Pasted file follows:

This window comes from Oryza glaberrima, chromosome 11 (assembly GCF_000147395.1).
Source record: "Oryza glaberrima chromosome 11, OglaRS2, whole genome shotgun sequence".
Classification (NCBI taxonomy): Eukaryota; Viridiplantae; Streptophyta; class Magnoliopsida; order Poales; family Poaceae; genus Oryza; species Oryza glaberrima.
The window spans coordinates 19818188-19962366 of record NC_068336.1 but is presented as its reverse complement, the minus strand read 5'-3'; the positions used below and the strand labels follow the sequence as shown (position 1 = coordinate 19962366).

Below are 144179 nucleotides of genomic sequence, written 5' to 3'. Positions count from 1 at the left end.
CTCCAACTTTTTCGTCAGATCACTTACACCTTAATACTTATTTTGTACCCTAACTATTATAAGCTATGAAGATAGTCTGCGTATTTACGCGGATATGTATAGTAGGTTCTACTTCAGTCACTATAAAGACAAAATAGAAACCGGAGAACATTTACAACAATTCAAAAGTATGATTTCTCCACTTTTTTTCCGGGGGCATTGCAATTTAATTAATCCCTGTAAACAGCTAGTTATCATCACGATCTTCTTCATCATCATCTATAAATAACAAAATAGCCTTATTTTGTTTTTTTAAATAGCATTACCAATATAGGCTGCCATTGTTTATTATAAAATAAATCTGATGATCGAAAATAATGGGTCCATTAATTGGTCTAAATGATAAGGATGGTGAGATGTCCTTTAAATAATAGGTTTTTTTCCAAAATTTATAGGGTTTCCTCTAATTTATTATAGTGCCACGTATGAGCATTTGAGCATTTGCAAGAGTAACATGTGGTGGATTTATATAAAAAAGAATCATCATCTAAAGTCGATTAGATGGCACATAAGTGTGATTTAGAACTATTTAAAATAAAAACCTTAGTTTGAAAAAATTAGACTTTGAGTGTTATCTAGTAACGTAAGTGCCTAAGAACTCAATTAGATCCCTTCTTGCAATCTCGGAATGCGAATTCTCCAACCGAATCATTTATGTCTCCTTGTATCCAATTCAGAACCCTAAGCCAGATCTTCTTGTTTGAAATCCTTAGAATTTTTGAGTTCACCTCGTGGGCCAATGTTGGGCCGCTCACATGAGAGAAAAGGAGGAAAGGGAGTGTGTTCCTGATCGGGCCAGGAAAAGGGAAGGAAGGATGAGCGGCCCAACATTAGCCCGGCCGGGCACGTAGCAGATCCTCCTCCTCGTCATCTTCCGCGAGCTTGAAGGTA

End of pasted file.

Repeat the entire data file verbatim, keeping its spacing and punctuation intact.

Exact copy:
This window comes from Oryza glaberrima, chromosome 11 (assembly GCF_000147395.1).
Source record: "Oryza glaberrima chromosome 11, OglaRS2, whole genome shotgun sequence".
Classification (NCBI taxonomy): Eukaryota; Viridiplantae; Streptophyta; class Magnoliopsida; order Poales; family Poaceae; genus Oryza; species Oryza glaberrima.
The window spans coordinates 19818188-19962366 of record NC_068336.1 but is presented as its reverse complement, the minus strand read 5'-3'; the positions used below and the strand labels follow the sequence as shown (position 1 = coordinate 19962366).

Below are 144179 nucleotides of genomic sequence, written 5' to 3'. Positions count from 1 at the left end.
CTCCAACTTTTTCGTCAGATCACTTACACCTTAATACTTATTTTGTACCCTAACTATTATAAGCTATGAAGATAGTCTGCGTATTTACGCGGATATGTATAGTAGGTTCTACTTCAGTCACTATAAAGACAAAATAGAAACCGGAGAACATTTACAACAATTCAAAAGTATGATTTCTCCACTTTTTTTCCGGGGGCATTGCAATTTAATTAATCCCTGTAAACAGCTAGTTATCATCACGATCTTCTTCATCATCATCTATAAATAACAAAATAGCCTTATTTTGTTTTTTTAAATAGCATTACCAATATAGGCTGCCATTGTTTATTATAAAATAAATCTGATGATCGAAAATAATGGGTCCATTAATTGGTCTAAATGATAAGGATGGTGAGATGTCCTTTAAATAATAGGTTTTTTTCCAAAATTTATAGGGTTTCCTCTAATTTATTATAGTGCCACGTATGAGCATTTGAGCATTTGCAAGAGTAACATGTGGTGGATTTATATAAAAAAGAATCATCATCTAAAGTCGATTAGATGGCACATAAGTGTGATTTAGAACTATTTAAAATAAAAACCTTAGTTTGAAAAAATTAGACTTTGAGTGTTATCTAGTAACGTAAGTGCCTAAGAACTCAATTAGATCCCTTCTTGCAATCTCGGAATGCGAATTCTCCAACCGAATCATTTATGTCTCCTTGTATCCAATTCAGAACCCTAAGCCAGATCTTCTTGTTTGAAATCCTTAGAATTTTTGAGTTCACCTCGTGGGCCAATGTTGGGCCGCTCACATGAGAGAAAAGGAGGAAAGGGAGTGTGTTCCTGATCGGGCCAGGAAAAGGGAAGGAAGGATGAGCGGCCCAACATTAGCCCGGCCGGGCACGTAGCAGATCCTCCTCCTCGTCATCTTCCGCGAGCTTGAAGGTA